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Memory Performance of Prolog Architectures

  • Evan┬áTick

Table of contents

  1. Front Matter
    Pages i-xxi
  2. Evan Tick
    Pages 1-17
  3. Evan Tick
    Pages 19-67
  4. Evan Tick
    Pages 69-102
  5. Evan Tick
    Pages 103-159
  6. Evan Tick
    Pages 161-191
  7. Evan Tick
    Pages 193-199
  8. Back Matter
    Pages 201-231

About this book

Introduction

One suspects that the people who use computers for their livelihood are growing more "sophisticated" as the field of computer science evolves. This view might be defended by the expanding use of languages such as C and Lisp in contrast to the languages such as FORTRAN and COBOL. This hypothesis is false however - computer languages are not like natural languages where successive generations stick with the language of their ancestors. Computer programmers do not grow more sophisticated - programmers simply take the time to muddle through the increasingly complex language semantics in an attempt to write useful programs. Of course, these programmers are "sophisticated" in the same sense as are hackers of MockLisp, PostScript, and Tex - highly specialized and tedious languages. It is quite frustrating how this myth of sophistication is propagated by some industries, universities, and government agencies. When I was an undergraduate at MIT, I distinctly remember the convoluted questions on exams concerning dynamic scoping in Lisp - the emphasis was placed solely on a "hacker's" view of computation, i. e. , the control and manipulation of storage cells. No consideration was given to the logical structure of programs. Within the past five years, Ada and Common Lisp have become programming language standards, despite their complexity (note that dynamic scoping was dropped even from Common Lisp). Of course, most industries' selection of programming languages are primarily driven by the requirement for compatibility (with previous software) and performance.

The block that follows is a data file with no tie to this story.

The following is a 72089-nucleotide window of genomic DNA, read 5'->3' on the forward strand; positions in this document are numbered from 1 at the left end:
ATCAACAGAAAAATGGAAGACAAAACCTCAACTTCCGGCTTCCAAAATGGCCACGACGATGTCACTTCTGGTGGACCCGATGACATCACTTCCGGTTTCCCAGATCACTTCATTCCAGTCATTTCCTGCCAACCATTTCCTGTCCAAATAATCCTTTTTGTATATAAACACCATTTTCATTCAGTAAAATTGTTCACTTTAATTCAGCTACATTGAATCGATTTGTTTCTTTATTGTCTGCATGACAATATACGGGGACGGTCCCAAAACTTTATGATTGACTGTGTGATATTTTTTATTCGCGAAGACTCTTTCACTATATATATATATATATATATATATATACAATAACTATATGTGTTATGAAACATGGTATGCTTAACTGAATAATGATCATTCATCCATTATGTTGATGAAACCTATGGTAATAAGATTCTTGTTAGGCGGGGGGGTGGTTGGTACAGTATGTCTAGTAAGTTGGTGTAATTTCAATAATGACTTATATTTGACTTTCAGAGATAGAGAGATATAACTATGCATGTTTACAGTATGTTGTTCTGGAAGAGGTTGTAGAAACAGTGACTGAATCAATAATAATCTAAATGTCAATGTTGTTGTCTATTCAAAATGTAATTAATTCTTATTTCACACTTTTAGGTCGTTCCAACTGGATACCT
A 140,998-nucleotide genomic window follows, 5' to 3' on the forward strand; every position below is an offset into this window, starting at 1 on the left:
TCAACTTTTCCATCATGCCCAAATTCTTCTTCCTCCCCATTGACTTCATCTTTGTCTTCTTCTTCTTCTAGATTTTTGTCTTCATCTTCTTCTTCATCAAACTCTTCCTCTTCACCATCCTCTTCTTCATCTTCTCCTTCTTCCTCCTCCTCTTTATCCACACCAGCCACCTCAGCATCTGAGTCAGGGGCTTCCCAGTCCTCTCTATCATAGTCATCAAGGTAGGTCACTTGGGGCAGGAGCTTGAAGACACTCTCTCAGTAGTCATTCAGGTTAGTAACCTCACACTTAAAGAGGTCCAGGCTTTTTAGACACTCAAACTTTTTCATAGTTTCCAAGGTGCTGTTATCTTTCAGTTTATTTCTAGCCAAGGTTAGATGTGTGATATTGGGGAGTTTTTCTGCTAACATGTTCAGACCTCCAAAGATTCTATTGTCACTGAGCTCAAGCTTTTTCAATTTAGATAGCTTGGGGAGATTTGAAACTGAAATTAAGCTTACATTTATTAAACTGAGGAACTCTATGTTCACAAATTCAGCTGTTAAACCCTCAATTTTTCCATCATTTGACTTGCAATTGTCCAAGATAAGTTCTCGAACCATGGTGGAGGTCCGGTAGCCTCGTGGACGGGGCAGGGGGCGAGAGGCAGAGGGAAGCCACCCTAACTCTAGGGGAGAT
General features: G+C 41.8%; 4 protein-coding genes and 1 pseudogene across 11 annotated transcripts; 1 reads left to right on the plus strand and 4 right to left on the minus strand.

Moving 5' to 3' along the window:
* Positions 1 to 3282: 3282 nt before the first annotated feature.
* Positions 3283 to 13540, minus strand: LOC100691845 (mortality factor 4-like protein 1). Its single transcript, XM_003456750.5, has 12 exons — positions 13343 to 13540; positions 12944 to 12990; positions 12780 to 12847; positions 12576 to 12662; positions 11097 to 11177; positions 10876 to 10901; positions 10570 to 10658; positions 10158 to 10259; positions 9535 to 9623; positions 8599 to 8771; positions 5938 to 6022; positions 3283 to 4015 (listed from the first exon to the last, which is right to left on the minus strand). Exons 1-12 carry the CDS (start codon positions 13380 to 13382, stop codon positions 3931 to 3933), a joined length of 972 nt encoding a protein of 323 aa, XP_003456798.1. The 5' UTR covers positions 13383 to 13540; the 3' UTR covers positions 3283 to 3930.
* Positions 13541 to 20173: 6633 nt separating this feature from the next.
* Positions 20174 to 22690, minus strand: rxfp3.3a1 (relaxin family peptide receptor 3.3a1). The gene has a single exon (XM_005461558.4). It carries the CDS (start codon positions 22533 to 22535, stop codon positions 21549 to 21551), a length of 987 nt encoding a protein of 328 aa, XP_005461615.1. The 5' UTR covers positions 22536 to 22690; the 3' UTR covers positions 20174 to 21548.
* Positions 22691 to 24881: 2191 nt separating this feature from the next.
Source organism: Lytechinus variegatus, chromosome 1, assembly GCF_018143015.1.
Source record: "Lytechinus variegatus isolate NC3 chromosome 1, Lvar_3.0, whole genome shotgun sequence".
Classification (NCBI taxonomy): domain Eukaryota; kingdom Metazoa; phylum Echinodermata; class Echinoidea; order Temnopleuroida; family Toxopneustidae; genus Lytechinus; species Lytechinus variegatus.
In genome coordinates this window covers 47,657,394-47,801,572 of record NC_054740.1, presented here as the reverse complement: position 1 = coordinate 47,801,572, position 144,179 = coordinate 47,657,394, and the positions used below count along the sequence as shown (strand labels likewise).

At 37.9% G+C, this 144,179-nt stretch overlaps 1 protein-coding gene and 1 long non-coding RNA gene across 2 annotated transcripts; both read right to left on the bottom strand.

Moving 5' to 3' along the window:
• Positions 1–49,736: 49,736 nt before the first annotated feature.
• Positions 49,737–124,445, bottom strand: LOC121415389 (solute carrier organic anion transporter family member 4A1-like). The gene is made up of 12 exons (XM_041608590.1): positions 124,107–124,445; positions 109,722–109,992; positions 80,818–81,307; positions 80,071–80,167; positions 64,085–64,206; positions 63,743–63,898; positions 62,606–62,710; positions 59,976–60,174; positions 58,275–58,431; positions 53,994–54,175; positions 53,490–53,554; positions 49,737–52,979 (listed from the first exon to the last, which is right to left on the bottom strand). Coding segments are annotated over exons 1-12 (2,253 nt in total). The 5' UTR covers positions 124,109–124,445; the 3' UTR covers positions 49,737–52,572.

Keywords

Broadcast Fortran Logic Prolog algorithms architecture compiler computer design language natural language performance processor programming standards

Authors and affiliations

  • Evan┬áTick
    • 1
  1. 1.Stanford UniversityStanfordUSA

Bibliographic information

  • DOI https://doi.org/10.1007/978-1-4613-2017-3
  • Copyright Information Springer-Verlag US 1988
  • Publisher Name Springer, Boston, MA
  • eBook Packages Springer Book Archive
  • Print ISBN 978-1-4612-9202-9
  • Online ISBN 978-1-4613-2017-3
  • Series Print ISSN 0893-3405
  • Buy this book on publisher's site